Hydrotreater
Reformer
Naphtha
LSR
Benzene Reduction/Isomerization
(CDHydro )
Hydrogenated C5/C6
5556 BPD
0.4% Bz
Heavy Reformate
Reformate
9840 BPD
2.1% Bz
4111 BPD
1.6% Bz
8442 BPD
0.4% Bz
LSR
Isomerization
Isomerate
CDHydro

Figure 9

Further, the combined fractionation of the LSR and reformate in the Benzene CDHydro column, enhanced by
simultaneous benzene saturation, allows for reduction in both the total C
6
cyclic and C
7
+ content of the isomerization
units feed. This improved fractionation is reflected in an increased heavy reformate flow rate for the Benzene
CDHydro process (Figure 9) relative to the conventional processing approach (Figure 12). The corresponding
benefits to isomerization unit performance, as discussed previously, contribute to higher octane isomerate and
increased liquid product yield to the gasoline pool.

Conclusions

Refiners can maintain gasoline compositions with high aromatic contents by using the flexibility offered by the
Complex Model and reducing benzene content for effective TOX control. The Benzene CDHydro process provides a
more cost effective method of benzene reduction for the refiner than available from conventional technology.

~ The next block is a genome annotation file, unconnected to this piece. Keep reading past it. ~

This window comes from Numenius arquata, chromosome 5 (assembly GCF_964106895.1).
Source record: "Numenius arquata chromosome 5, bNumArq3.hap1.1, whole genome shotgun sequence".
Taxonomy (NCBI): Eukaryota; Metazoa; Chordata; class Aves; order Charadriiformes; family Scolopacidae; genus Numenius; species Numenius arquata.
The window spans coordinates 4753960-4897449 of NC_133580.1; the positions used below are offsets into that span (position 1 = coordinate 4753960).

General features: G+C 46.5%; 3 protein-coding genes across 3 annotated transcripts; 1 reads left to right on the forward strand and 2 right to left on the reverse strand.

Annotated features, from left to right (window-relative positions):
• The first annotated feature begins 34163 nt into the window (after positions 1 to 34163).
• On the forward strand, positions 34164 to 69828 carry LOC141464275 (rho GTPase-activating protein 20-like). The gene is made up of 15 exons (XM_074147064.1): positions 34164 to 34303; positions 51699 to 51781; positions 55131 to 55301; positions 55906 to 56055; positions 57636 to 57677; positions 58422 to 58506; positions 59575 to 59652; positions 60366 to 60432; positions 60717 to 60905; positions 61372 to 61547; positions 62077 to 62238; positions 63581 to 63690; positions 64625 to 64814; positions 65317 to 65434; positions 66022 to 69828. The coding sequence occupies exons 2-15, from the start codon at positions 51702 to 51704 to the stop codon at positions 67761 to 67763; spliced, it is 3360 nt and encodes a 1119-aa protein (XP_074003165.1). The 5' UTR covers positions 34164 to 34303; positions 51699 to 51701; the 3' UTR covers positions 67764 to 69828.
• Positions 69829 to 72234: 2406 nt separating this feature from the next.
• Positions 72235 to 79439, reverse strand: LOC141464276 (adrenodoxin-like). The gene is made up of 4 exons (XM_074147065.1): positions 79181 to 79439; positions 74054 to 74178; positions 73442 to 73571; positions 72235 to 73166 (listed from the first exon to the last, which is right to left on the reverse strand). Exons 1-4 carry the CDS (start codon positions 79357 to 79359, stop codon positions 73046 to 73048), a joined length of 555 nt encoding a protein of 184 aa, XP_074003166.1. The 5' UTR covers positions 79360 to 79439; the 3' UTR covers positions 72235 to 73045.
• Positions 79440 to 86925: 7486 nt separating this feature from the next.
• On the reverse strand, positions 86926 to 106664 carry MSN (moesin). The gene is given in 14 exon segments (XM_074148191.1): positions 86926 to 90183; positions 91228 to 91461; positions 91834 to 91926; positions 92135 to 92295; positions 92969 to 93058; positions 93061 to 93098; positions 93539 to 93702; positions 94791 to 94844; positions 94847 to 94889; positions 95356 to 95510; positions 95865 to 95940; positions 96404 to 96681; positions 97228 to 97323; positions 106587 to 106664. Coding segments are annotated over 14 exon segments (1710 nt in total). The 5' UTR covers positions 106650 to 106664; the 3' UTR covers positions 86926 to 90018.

Hydrotreater
Reformer
Naphtha
LSR
Benzene Reduction/Isomerization
(Conventional)
Light
Reformate
Heavy Reformate
Reformate
9840 BPD
2.1% Bz
4111 BPD
1.6% Bz
7987 BPD
0.4% Bz
1853 BPD
9.7% Bz
LSR
Isomerization
w/ Benzene
Saturation
Isomerate
Reformate
Splitter
5964 BPD
4.1% Bz

Figure 8
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Benzene reduction targets for MSAT II are easily met. The Benzene CDHydro process can provide much higher
benzene removal than required by the standards, thus giving the refiner valuable options for averaging and trading
credits. If benzene reduction requirements cannot be met by treating the reformate alone, the Benzene CDHydro
process offers the capability of simultaneously processing the LSR for more complete benzene reduction.

When the octane loss associated with benzene reduction is a concern for the refiner, then isomerization of light
reformate and LSR can be of interest. The hydrogenated C
5
/C
6
cut from the Benzene CDHydro process is ideal
feedstock for the isomerization unit. Its reduced benzene content coupled with optimized fractionation results in both
higher yield and higher octane isomerate than can be produced from non-hydrogenated feeds. Relative to
conventional hydrogenation technology in this application, the Benzene CDHydro process offers the dual
advantages of increased isomerization unit performance benefit and significantly lower cost.


CDTECH
3010 Briarpark
Houston, TX 77042
Tel. 1-713-821-5163
Fax 1-713-821-3587